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Review of the Album "A Crimson Cosmos" by Swedish Gothic Metal Band Lake of Tears

Ara is a journalism graduate from California State University, Northridge, who is always looking to explore his writing opportunities.

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Release date: 1997

Genre: Gothic metal/rock with a progressive flair

Members/Personnel:

  • Daniel Brennare: vocals, guitars, lyrics, and contributions to the songs
  • Mikael Larsson: bass guitars
  • Johan Oudhuis: drums

A Style Change for Lake of Tears?

Lake of Tears, the band from Sweden that began their career being mostly a doom metal band ventured into a different musical territory with their 3rd studio album called A Crimson Cosmos.

About the Musical Style of "A Crimson Cosmos"

Upon hearing the first song "Boogie Bubble" you might be confused into thinking that this may be something that they ripped off of Stone Temple Pilots because it does have that alternative rock feel to it but this is well produced Swedish metal here. Stylistically, A Crimson Cosmos actually resembles the progressive rock style of Amorphis when they came out with albums such as Tuonela and Am Universum so in 1997 it was about the time when both of these bands were changing and or expanding their musical style. In this first song, it is possible to detect a vocal similarity to Ville Laihiala formerly of the bands Sentenced and Poisonblack.

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About the Songs

To say that this album represents Swedish metal that flows and works properly would be stating some sort of obvious thing, knowing that Swedes and metal do in fact mix very well and even when it is not death metal or hard rock, Swedes still know how to put together a fine finished product. “Devil’s Diner” is one of those songs on this album that has that catchy mid-tempo rock kind of riff as the song lyrically is about what the devil does when the clock strikes 12. In terms of the musical quality this song does not match any of the songs on albums such as Don’t Break the Oath but the key difference is that the song doesn’t have an evil enough feel or quality to it to drive a music fan away. “To Die is to Wake” is an instrumental song that dominates with the sound of the wind blowing. This one aspect is so clear and obvious that you can hear it well. The song’s main riff repeats and this can be one weakness though it does not weaken the album that dramatically. Though there is a good secondary guitar riff that complements the main riff which can sort of cancel out the weaker part. “Lady Rosenred” features both male and female vocal parts as lyrically there is a reference to fairies and there is talk of dreaming under moonlit skies. “Raistlin and the Rose” starts off with that symphonic, progressive rock feel but again, these guys have some work to do to make their music get into that elite category and to do that, they would have to write slightly better songs.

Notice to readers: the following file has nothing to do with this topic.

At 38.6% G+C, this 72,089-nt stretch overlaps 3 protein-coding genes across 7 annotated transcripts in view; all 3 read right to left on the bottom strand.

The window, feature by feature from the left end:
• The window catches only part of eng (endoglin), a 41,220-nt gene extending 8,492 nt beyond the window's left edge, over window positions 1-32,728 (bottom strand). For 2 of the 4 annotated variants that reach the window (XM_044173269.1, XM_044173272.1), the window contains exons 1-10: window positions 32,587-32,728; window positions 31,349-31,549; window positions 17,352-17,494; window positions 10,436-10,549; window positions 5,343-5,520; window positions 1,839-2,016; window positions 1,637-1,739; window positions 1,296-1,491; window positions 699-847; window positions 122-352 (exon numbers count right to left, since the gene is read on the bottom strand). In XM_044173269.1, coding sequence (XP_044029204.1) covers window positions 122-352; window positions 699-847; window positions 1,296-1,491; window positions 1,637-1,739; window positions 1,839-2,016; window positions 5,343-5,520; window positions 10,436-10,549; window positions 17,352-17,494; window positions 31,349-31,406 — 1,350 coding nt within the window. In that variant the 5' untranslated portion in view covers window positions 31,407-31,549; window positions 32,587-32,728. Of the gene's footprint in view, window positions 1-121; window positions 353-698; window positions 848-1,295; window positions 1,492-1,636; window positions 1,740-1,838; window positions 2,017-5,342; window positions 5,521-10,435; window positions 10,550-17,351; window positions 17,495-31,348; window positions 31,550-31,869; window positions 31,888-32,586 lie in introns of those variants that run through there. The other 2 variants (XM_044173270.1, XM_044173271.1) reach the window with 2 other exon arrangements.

Final Thoughts Regarding This Album and Lake of Tears as a Band

Is the third time the charm for this band? You could certainly make that claim or judgement and you wouldn’t be wrong. However there are better metal bands from Sweden to listen to before you check out the discography of Lake of Tears. Lake of Tears is one of those Swedish metal bands that have moments where they excel in certain songs and then in some moments they may be just average.

This content reflects the personal opinions of the author. It is accurate and true to the best of the author’s knowledge and should not be substituted for impartial fact or advice in legal, political, or personal matters.

© 2022 Ara Vahanian

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